I was feeling a bit nervous as we approached the entrance to the city walls – why must I seek out these Evel Knievel-esque activities – but I was pleasantly surprised to find that not only were the walls not that high but they had fantastic protective barriers on each side (this has to rank up there as one of the nerdiest things I’ve ever written…) Feeling safe and confident, I practically strutted my way along the wall.
We followed the wall all the way to Jewbury, a nearly 1km walk. It was fun to wander along, seeing the different historic buildings and houses from a whole new angle.
Back on Terra Firma, we found ourselves quickly back in the centre of the action – this is one of the great things about York, it is compact and easily walkable.
One of the places I’d been most excited to see was the Shambles, a street made famous by it’s Tudor style houses that line the streets and lean inward at such an angle that they almost touch.
The small cobblestone lane was packed with people when we arrived, but that didn’t take away from seeing this iconic site. As we wandered peering in at the shops, cafes and bars that lined the street, I couldn’t help but feel like we were taking a small step back in time.
Although the Shambles wasn’t as exciting as I was hoping (or maybe I just overhyped it in my mind after reading my Lonely Planet book) but I was glad we took the time to pop over there. It was a cute and picturesque street and painted a good picture of what old York must have looked like.
Perched on top of a hill just outside the city centre is Clifford’s Tower, the only remaining piece of York Castle. We hadn’t really planned on visiting the Tower, but more happened upon it as we tried to navigate our way back to the train station. We made our way around and started to climb the steep flight of stairs to the base of the tower. Huffing and puffing, we made it to the base only to find out that there was a fee to go inside and explore further. While climbing the tower is said to offer spectacular views of the city, we decided that £10 was a little pricey, so we simply took in the views from the top of the stairs before making our way back down to the ground.
What to Eat/Drink
The Old White Swan is said to be one of York’s oldest and most haunted pubs, dating all the way back to the 16th century, so we figured what better place to take a rest.
Although the weather skies were blue, we decided to forgo sitting out of the patio and opted for a cosy booth by the window where we had a perfect view of the bustling street – it really was the best of both world, people-watching and heat, you really can’t go wrong!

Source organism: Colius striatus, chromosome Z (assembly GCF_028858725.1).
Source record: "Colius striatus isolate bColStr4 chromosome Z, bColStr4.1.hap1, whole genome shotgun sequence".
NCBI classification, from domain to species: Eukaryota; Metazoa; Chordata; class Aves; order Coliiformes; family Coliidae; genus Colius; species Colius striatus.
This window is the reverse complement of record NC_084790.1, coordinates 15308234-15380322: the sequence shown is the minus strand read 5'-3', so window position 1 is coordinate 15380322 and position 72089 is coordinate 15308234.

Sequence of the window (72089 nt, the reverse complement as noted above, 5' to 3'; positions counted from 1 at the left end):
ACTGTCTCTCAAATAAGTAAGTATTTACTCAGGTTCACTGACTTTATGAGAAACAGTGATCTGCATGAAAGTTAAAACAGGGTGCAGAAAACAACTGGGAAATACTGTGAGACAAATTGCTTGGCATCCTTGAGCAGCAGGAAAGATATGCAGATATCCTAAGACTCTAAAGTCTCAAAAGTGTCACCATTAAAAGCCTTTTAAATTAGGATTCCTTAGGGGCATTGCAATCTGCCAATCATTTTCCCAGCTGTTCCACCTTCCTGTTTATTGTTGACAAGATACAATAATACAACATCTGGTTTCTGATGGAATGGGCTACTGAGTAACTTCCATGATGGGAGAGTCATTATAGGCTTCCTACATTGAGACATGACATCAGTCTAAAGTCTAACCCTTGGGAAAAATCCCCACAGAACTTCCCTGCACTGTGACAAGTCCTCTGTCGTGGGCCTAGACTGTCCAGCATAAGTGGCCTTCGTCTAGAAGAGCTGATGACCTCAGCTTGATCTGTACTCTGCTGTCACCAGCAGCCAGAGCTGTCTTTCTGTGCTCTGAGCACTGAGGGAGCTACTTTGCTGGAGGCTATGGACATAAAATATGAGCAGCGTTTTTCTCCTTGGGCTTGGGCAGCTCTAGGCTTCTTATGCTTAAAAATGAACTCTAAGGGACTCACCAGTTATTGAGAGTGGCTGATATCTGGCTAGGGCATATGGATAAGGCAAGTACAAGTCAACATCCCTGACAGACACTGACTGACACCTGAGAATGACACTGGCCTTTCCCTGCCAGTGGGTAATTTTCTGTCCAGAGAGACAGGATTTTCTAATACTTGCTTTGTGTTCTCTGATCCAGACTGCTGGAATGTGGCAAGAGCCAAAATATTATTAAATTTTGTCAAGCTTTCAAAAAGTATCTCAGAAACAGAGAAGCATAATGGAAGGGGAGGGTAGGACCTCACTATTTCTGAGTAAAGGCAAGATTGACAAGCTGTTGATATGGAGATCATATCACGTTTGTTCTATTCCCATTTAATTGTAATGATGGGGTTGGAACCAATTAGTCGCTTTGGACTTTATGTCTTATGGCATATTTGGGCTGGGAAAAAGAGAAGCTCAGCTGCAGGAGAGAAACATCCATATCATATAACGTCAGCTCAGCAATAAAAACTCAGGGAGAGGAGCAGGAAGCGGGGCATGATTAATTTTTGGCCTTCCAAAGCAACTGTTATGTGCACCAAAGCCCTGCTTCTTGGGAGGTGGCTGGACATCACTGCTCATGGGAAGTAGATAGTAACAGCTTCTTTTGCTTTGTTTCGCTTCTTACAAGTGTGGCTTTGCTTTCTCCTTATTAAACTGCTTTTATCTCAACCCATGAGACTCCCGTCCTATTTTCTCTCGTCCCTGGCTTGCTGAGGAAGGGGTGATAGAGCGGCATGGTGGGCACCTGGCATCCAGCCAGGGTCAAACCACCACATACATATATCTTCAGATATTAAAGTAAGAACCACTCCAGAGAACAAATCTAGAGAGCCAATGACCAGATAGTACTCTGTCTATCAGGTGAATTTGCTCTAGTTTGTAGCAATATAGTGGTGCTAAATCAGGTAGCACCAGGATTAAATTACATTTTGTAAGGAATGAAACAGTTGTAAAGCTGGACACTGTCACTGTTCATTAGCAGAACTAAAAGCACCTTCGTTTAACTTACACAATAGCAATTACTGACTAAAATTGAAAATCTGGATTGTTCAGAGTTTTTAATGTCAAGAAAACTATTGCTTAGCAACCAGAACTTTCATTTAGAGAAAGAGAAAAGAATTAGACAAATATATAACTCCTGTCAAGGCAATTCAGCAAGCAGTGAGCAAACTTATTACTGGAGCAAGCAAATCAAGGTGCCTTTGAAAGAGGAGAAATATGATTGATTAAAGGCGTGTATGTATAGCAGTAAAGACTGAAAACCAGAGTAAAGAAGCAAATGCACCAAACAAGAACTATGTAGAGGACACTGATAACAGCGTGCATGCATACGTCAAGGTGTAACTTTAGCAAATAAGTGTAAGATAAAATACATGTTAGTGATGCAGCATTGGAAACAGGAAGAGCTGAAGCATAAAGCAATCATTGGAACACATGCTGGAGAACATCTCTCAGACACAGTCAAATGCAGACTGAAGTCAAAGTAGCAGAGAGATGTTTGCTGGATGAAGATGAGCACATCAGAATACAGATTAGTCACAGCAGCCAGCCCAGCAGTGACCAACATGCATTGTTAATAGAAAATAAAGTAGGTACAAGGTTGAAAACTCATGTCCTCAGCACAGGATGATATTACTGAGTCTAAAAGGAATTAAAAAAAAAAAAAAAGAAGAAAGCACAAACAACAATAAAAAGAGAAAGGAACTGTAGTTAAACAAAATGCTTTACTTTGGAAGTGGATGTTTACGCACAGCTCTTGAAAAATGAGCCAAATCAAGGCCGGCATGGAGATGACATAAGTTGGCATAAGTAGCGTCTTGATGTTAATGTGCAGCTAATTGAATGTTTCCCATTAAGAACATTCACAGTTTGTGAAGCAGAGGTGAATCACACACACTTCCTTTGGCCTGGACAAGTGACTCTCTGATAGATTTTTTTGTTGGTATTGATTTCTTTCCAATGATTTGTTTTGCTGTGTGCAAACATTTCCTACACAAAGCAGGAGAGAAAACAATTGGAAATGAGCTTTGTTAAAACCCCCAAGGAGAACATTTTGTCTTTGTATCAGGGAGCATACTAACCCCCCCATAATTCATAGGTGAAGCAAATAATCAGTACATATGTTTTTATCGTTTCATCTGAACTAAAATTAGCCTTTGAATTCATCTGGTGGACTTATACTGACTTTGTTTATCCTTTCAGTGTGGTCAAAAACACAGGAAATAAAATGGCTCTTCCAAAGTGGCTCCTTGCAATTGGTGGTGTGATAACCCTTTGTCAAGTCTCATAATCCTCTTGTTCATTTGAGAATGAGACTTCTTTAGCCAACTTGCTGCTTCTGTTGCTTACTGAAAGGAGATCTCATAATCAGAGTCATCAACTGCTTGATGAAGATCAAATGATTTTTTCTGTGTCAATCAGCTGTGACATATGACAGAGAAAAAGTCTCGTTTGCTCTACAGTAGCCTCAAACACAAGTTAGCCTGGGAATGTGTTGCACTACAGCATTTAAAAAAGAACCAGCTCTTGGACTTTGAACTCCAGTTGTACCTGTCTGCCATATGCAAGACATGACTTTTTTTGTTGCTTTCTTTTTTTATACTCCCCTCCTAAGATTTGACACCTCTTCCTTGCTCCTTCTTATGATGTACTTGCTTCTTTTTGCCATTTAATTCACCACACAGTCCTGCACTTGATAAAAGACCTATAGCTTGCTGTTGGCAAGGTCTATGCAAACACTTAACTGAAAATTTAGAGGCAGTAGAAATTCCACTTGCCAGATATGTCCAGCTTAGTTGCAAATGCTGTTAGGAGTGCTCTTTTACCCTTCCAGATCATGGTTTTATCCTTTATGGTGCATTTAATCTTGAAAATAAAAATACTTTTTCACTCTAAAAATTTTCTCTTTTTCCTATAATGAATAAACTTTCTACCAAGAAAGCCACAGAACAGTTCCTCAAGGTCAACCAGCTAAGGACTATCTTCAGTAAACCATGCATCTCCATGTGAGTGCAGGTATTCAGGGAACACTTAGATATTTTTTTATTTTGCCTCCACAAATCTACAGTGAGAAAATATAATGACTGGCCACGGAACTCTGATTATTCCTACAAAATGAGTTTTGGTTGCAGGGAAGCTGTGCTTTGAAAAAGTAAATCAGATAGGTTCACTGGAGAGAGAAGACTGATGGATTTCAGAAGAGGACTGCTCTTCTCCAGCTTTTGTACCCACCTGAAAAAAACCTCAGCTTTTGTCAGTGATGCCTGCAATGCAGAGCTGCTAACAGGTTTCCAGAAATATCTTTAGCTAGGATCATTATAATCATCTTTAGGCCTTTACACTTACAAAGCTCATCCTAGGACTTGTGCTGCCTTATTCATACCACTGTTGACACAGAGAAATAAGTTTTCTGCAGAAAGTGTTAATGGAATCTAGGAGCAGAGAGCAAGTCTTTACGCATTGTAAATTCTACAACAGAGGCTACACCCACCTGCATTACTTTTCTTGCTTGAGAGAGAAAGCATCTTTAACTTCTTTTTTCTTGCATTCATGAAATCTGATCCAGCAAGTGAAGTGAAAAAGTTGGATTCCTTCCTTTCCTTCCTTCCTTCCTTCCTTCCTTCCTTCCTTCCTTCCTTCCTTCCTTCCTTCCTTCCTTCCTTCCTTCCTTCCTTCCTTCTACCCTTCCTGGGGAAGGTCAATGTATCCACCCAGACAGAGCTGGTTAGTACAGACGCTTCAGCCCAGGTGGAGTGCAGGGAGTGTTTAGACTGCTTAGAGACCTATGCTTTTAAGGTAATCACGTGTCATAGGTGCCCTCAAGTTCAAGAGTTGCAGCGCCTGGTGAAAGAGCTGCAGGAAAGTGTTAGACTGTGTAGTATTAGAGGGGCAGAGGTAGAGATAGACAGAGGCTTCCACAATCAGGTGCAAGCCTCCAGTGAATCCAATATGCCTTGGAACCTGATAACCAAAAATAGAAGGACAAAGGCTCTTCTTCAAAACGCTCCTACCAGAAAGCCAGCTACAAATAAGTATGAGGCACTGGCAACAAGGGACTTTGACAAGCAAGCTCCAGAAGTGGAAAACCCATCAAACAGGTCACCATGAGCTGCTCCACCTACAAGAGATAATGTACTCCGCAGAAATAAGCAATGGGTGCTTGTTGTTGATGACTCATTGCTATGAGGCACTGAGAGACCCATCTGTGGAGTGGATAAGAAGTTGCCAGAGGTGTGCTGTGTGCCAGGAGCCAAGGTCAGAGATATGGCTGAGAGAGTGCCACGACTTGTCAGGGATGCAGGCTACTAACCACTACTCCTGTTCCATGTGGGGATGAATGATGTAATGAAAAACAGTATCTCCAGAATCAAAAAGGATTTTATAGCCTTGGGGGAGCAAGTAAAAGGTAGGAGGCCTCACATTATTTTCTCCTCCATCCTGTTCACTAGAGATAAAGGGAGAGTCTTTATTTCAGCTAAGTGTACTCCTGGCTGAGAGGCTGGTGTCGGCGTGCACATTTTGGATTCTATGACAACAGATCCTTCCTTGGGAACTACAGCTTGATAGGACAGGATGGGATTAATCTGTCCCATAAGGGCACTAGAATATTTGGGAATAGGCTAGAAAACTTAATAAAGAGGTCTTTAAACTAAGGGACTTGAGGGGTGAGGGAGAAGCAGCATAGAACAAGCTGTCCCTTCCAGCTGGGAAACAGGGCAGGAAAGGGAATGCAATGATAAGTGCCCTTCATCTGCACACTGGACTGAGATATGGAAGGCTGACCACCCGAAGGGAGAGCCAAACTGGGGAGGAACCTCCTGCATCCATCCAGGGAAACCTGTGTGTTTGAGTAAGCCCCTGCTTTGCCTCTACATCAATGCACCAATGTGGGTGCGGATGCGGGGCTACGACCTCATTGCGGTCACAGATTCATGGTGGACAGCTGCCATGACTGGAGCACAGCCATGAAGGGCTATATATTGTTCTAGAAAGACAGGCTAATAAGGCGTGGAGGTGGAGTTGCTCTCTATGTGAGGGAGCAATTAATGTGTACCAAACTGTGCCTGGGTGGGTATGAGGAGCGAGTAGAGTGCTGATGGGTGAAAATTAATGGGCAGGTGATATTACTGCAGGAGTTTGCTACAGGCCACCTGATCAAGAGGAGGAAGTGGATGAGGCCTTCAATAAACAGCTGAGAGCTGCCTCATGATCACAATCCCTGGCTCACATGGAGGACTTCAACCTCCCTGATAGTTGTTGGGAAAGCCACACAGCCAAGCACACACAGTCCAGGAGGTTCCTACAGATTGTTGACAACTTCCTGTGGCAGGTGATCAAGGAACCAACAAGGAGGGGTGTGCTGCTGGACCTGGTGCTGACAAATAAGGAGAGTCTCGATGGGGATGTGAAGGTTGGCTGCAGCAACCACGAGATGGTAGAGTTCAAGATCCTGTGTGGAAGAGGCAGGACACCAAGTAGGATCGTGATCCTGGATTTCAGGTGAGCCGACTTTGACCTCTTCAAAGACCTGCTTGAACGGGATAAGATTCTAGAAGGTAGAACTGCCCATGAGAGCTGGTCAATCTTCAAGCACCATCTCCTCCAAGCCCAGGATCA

We spent just under an hour in The Old White Swan, drinking, chatting and watching the world of York go by. And, while we didn’t encounter a ghost during our visit, we did encounter a fantastic lineup of beers, a friendly staff and a great atmosphere on a Sunday afternoon.
Following our pints, we decided to pop on down the road and visit York Roast Co. I mean, it was a Sunday after all, and what’s a Sunday without a roast?! Because we had a train to catch Dave and I opted to get our roast in sandwich form; he went traditional beef whereas I couldn’t pass up the opportunity for the pork with applesauce.
The sandwiches were amazing! The meat was tender, the bread was fresh and it came with all the fixing you could hope for – applesauce, gravy and even cracklings. It was indulgent, delicious and I would buy another one in a heartbeat. I really couldn’t have asked for a better end to a Sunday of exploring.
We ate our sandwiches as we made our way back to the train station. The rains had started to fall again, and after a feast like that, I was in full food coma-mode; no more wandering could be done.
After waiting for and boarding our train, I nestled in and tried as hard as I could to keep my eyes open, to watch as York faded into the background as we made our way back to Leeds.
Four hours might not be enough to explore all of York, but for us, it was a great start. We sipped, sampled and scratched the surface of this historic and medieval city, and at just over 20 minutes from Leeds, I’m sure we’ll be back soon.